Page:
Here’s our guide to what to look for – along with our regularly updated selection of the best mid-range smartphones in 2021.
Best Mid-Range Smartphones 2021
How to buy the best mid-range smartphones for you
When we talk about mid-range smartphones, we generally mean handsets that cost between £300 and £500 to buy outright. It’s true that the latest and greatest smartphones keep on getting more and more expensive – Huawei recently announced a foldable phone costing £2,000 – so strictly speaking the middle of the market is a moving target. But our price bracket is the one to focus on, as it’s where you’ll find the best balance of price and features.
1. OnePlus 8T: An exceptional phone at a fantastic price
Over the years, OnePlus has quite rightly earned a standout reputation for its well-priced flagship-beating handsets. The Chinese smartphone giant’s newest mid-range smartphone, the OnePlus 8T, is undoubtedly it’s the finest offering yet.
Indeed, it’s arguably one of the best-priced smartphones we’ve ever tested. That’s partly because it’s one of the first phones to offer super-fast 65W charging (going from zero to full in just 40 minutes), but it’s also inherited the buttery-smooth 120Hz screen from the OnePlus 8 Pro, as well as the top-end Qualcomm Snapdragon 865 processor. Its 26-hour battery life is equally impressive too.
What makes all of this even more appealing is the fact that the OnePlus 8T costs half as much as most current flagship handsets, while offering similar features. For less than £550, you really can’t do much better.
2. Xiaomi Redmi Note 9 Pro
The global Redmi Note 9 Pro is priced at about €200 and it has a lot to offer. First – it has a large screen with one tiny cutout. Then, it’s one of our battery champs and it supports 30W fast charging.
We also enjoyed the output of its 64MP main and 8MP ultrawide cameras, which aren’t bad either. It is one of the few phones to offer high quality 2x digital zoom by fully utilizing the 64MP sensor. Then there is the Snapdragon 720G chip, which is ideal for gaming on the budget.
It’s got flaws too, naturally. The uneven backlight around the notch is a bit of an eyesore. The flipside to the large battery is that the Redmi 9 Pro is a bit chunky, too. And then there is the fact that Realme offers a 90Hz screen on a cheaper phone.
Still, if the 90Hz screen isn’t a must-have, the Redmi Note 9 Pro is a real powerhouse and will last you days on a single charge.
3. Samsung Galaxy S20 FE
Although £699 might be pushing the definition of mid-range, when you have flagship devices costing double, it’s simply the situation we find ourselves in. Thankfully, Samsung has crammed many of its best flagship features into the Galaxy S20 FE, without making too many sacrifices.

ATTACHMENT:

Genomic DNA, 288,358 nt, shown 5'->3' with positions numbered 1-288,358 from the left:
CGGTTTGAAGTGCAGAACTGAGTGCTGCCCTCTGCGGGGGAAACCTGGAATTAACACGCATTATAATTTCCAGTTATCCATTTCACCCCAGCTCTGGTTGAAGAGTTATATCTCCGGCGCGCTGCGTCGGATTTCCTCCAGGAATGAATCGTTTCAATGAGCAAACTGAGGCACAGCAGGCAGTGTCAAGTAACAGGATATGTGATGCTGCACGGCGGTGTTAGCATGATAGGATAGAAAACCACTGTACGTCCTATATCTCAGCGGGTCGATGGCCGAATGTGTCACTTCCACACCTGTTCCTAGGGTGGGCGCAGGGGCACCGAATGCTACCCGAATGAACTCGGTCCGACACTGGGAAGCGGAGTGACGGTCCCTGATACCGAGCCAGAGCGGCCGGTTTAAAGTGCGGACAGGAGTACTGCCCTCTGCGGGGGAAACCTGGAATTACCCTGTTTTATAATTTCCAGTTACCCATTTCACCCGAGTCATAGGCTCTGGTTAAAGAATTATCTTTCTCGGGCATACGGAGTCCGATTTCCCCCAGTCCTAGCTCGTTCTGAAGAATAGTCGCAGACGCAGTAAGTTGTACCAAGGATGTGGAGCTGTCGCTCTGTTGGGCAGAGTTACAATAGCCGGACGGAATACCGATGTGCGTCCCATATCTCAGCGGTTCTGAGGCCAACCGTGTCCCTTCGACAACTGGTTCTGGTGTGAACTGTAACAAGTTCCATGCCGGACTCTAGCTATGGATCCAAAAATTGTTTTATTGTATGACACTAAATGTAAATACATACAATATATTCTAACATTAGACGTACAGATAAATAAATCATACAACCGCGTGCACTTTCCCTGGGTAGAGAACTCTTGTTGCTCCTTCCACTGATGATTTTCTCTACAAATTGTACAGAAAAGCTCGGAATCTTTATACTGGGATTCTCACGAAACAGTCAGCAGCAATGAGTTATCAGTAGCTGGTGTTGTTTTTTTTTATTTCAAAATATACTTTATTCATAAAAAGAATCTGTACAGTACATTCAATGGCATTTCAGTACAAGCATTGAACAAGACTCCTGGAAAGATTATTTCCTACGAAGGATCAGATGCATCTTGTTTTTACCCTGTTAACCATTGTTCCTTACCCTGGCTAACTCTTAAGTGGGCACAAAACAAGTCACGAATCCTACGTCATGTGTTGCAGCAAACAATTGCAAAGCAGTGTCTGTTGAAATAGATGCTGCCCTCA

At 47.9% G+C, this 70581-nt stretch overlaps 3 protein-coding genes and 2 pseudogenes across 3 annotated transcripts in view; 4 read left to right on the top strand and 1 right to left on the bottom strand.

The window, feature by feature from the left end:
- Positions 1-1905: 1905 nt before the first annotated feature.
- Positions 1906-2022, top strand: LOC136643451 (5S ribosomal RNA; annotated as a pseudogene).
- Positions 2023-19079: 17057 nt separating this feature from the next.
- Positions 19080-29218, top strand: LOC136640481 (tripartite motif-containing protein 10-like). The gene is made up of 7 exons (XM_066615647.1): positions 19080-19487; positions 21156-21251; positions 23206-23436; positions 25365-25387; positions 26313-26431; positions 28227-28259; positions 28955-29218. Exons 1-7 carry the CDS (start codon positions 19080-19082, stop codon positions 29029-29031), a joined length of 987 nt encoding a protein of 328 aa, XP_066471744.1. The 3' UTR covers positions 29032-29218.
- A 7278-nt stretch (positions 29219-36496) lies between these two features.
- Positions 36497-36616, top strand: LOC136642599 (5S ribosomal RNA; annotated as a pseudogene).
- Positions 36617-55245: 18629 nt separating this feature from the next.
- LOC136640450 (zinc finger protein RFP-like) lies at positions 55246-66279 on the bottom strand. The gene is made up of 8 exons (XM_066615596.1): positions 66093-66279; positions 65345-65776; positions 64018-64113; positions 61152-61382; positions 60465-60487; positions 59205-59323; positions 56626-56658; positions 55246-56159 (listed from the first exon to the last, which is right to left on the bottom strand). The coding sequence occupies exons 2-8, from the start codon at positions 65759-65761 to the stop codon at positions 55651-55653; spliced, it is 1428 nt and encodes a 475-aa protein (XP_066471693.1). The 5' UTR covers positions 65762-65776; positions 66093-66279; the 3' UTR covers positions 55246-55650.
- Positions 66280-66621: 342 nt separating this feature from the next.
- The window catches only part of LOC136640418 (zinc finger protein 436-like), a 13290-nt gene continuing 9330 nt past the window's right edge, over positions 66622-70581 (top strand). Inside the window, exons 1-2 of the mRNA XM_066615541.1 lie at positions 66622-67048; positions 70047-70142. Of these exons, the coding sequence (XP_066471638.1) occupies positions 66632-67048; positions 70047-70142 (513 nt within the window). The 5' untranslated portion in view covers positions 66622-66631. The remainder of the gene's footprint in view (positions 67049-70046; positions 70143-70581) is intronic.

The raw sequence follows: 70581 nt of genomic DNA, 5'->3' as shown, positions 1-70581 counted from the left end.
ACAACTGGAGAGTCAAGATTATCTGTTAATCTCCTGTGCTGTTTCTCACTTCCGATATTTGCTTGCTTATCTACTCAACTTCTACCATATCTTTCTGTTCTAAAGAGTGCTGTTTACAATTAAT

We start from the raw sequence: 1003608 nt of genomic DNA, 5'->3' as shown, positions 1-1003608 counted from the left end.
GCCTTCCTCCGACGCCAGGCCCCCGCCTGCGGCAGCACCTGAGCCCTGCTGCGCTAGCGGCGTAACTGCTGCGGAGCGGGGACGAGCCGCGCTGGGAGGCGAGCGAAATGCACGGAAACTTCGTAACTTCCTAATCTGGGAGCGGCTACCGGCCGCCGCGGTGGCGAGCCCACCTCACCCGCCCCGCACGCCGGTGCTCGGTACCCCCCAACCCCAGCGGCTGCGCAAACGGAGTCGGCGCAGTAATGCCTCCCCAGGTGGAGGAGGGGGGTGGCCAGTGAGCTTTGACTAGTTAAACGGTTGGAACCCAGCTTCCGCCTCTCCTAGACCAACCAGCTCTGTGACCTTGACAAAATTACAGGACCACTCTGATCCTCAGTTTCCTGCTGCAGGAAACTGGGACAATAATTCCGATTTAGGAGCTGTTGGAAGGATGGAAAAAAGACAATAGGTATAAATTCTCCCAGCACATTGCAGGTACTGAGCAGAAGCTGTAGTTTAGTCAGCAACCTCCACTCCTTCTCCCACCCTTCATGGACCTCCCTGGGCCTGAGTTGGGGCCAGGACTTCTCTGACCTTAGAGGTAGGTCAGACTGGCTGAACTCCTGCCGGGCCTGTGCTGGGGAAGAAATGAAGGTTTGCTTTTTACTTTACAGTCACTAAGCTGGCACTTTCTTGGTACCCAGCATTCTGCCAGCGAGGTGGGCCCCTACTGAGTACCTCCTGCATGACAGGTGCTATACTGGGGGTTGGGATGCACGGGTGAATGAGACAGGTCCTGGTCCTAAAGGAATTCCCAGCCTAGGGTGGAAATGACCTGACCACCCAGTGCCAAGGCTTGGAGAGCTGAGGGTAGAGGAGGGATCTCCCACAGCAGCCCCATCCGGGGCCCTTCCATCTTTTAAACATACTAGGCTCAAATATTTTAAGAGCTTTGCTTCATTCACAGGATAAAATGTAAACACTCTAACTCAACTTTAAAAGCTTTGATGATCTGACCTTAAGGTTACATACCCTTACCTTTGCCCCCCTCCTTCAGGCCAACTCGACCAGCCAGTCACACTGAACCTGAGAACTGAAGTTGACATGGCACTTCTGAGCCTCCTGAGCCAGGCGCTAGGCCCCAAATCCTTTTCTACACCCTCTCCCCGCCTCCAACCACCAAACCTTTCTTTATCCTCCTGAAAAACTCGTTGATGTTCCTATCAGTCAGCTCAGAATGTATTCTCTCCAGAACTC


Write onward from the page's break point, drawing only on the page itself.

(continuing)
The highlights here include an attractive 120Hz OLED flat panel offering punchy colours and deep blacks, 6GB of fast RAM and 128GB storage. You’ll also find a triple camera array on the rear of the device, which is headlined by an excellent 12-megapixel camera capable of capturing bright, detailed and intensely colourful photos. Through testing, we found it more than good enough for taking photos for use on social media and video-calling over Zoom. However, we’d still say the Pixel series offers the very best camera experience in this price bracket.
Samsung has also included plenty of features that are often ditched at this price, including Qi charging, an IP68 water-resistance rating, and expandable storage.
The real star of the show here is the Snapdragon 865 chipset (there’s also a 4G Exynos 990 version available for £100 less), which not only gives the FE better performance than other European versions of the S20 but superior battery life, too. There’s 5G support to boot – although, as we found during testing unless you live in an area with 5G coverage, the latter isn’t a huge selling point.
Finally, there’s the FE’s design. This isn’t quite as high-end as that of the S20, since the rear of the device is made of tough plastic rather than glass. But using it as my everyday phone, I found the matte finish attractive – and, unlike most glass-backed phones, it wasn’t a magnet for fingerprints. The Samsung Galaxy S20 FE is also available in a range of eye-catching colors, including a deep blue and striking red.
4. Realme X50 5G
The standard Realme X50 does the same thing for the mid-range market as the Pro model does in the flagship space.
A 120Hz display, the excellent Snapdragon 765G chip, 5G, superb battery life, and a surprisingly-capable main camera collectively render the X50 a far better phone than anything you’d expect at this price.
It even gives devices like the OnePlus Nord and even Google’s Pixel 5 a run for their money in certain areas.
5. Samsung Galaxy A51
The Galaxy A51 is probably the best mid-ranger you can get from Samsung. It sports a great display and a fantastic build quality, considering the price of the phone. It also has dual-SIM capabilities and four rear cameras that take decent photos.
The handset comes equipped with a headphone jack and a microSD card slot. The battery has a capacity of 4,000mAh and should get you through the day. Other specs and features worth mentioning include a punch-hole display, Android 10 with Samsung’s One UI on top, and 128GB of storage.
Additionally, the in-display fingerprint scanner is slow and often unreliable. Despite these drawbacks, the Galaxy A51 is still one of the best cheap phones you can get.
It also provides a relatively affordable entry-point to 5G, with the special edition Galaxy A51 5G. It will cost you around $100 more but is still far more affordable than other current 5G-capable phones.
6. GOOGLE PIXEL 4A 5G
The Google Pixel 4aa is Google’s most recent mid-range smartphone. No doubt, it is one of the top mid-range smartphones in the market presently. This device comes with a 6.2-inch OLED FHD+ punch-hole panel that supports a 60Hz refresh rate. This display comes with a resolution of 2340 x 1080 pixels. In the camera department, this device uses a 12.2 MP main sensor as well as a 16MP 107° Ultra-wide camera on the rear. Upfront, it has an 8MP shooter for selfies. Google has a reputation for having one of the best cameras in the smartphone market. Thus, its dual rear camera does not matter, the output is massively good. On the software end, this device comes with pure Android 11, another feature that many people will like.
Under the hood, this device comes with a Snapdragon 765G 7nm EUV Mobile Platform with Adreno 620 GPU. Supporting this chip is 6GB LPDDR4X RAM and 128GB (UFS 2.1) storage. To keep its lights on is a 3800mAh battery that supports 18W fast charging. Other features include Dual SIM (nano + eSIM), a rear fingerprint sensor, 5G SA/NSA, Bluetooth 5.1, NFC, etc.